We’re often asked what to write in the subject line of a cover email. Some people like to get creative and put things like “Rockstar Assistant Candidate” in their subject lines, and while there are definitely hiring managers that will respond well to this, it’s also possible that some will think it's overly showy. Because of this, we like to play it a little safer.
From our perspective, there are two good options for your subject line. Often, the hiring manager will indicate the exact verbiage for the subject line in a posting as a test to see which candidates can and cannot follow directions -- an easy way to weed out unqualified applicants. When there's a specific directive, follow it exactly -- if they used all caps or a colon, you should do that too. In this case, if you choose to go with your own subject line, don't be surprised when you don't get a phone call for an interview.
When there are no specific subject line instructions in the posting, we like to use “[Position title] Candidate: [First & Last Name]” (for example, “Agency Assistant Candidate: John Smith”). Using this format allows you to clearly indicate what position you are applying for, and it also helps you stand out in the crowd. Many email programs tend to group emails that have the same subject line together, and using your name will ensure that you will get your own thread. Plus, it makes your email easily searchable later on.
Realistically, your email subject line won’t make or break your application (unless you have a spelling error or fail to follow instructions). There are plenty of options that are perfectly acceptable, so pick one and then focus on creating a stellar cover email!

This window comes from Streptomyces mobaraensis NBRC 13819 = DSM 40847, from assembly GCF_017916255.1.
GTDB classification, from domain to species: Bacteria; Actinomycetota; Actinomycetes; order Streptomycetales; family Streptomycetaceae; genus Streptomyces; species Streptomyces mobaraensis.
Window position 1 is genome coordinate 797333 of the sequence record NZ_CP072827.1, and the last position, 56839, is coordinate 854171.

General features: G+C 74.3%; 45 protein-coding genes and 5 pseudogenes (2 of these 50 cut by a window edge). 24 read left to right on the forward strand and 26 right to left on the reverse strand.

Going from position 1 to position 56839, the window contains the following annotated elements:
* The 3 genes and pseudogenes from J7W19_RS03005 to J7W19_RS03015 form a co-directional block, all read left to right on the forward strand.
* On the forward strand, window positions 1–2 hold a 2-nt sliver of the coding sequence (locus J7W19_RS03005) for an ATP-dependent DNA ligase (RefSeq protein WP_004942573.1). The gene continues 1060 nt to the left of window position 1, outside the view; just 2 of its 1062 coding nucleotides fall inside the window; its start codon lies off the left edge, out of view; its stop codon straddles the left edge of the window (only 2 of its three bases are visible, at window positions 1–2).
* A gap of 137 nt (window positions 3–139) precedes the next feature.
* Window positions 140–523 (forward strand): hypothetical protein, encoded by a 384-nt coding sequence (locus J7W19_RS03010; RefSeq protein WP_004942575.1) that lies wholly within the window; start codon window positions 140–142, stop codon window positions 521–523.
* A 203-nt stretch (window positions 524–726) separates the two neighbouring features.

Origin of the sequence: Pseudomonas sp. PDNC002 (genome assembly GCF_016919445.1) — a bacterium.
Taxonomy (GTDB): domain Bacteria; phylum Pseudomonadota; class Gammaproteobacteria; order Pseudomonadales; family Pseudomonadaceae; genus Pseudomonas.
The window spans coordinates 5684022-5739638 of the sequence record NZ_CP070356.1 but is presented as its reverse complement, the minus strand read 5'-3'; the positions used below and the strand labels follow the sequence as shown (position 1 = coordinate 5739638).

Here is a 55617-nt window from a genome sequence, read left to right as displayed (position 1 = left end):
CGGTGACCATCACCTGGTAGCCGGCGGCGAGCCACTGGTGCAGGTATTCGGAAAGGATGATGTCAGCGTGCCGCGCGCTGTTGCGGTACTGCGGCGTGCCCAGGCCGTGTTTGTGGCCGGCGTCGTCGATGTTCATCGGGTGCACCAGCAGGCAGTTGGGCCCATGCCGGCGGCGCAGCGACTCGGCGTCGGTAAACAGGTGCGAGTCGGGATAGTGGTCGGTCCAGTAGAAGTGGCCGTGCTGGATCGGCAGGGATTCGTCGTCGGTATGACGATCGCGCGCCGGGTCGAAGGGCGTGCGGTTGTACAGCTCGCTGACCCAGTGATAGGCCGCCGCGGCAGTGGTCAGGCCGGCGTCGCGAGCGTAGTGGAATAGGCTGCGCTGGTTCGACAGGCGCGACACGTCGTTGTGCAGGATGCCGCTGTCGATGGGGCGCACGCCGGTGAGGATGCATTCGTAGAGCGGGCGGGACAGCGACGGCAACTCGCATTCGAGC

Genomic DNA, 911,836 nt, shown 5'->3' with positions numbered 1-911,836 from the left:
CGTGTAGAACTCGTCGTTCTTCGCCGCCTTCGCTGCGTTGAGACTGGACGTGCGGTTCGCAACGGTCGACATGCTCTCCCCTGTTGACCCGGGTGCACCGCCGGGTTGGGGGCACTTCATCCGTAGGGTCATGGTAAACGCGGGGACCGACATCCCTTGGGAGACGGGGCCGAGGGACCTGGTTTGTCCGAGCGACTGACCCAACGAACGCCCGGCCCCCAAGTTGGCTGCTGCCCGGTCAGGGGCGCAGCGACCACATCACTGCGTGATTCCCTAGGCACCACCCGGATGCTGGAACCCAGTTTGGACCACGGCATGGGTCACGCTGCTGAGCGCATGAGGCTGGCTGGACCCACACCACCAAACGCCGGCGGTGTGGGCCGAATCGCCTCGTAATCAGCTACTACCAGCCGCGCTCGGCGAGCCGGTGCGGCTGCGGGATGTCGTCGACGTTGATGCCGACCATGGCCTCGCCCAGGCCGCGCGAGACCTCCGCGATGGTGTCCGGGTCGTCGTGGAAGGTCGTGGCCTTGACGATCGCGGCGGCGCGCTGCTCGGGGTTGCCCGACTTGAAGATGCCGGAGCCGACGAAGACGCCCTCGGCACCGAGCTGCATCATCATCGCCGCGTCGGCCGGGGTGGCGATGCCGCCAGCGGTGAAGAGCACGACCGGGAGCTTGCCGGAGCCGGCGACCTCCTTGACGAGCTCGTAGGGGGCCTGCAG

One of the most challenging aspects of assistant life is that your boss will never know how much work you actually do. Since you're there to make his life easier, you should make it your goal never to let him in on what happens behind the scenes — if you can keep something off his plate, do it. Your boss may never know that scheduling his lunch with an important contact took hours and hours of back and forth emails and calendar juggling, and that's a good thing, even though it's frustrating to do good work for little or no recognition. So how do you impress your boss if he's completely unaware of all the hard work you're doing to keep his life running smoothly? By becoming the go-to person for information. There's no better way to showcase your long-term viability as an employee than to be the person your boss can rely on to tell him anything he wants to know at the drop of a hat.
If you can stay on top of the calendar, phone sheet, and contacts, you’ll probably be able to relay a lot of information off the top of your head, which is great. But if there's too much to remember, have a system for finding the answers to simple questions very quickly (for example, you could bring your phone or laptop into a meeting so you have easy access to the calendar). But that's only half the battle. You've also got to have a solid strategy for finding information that isn't as readily available.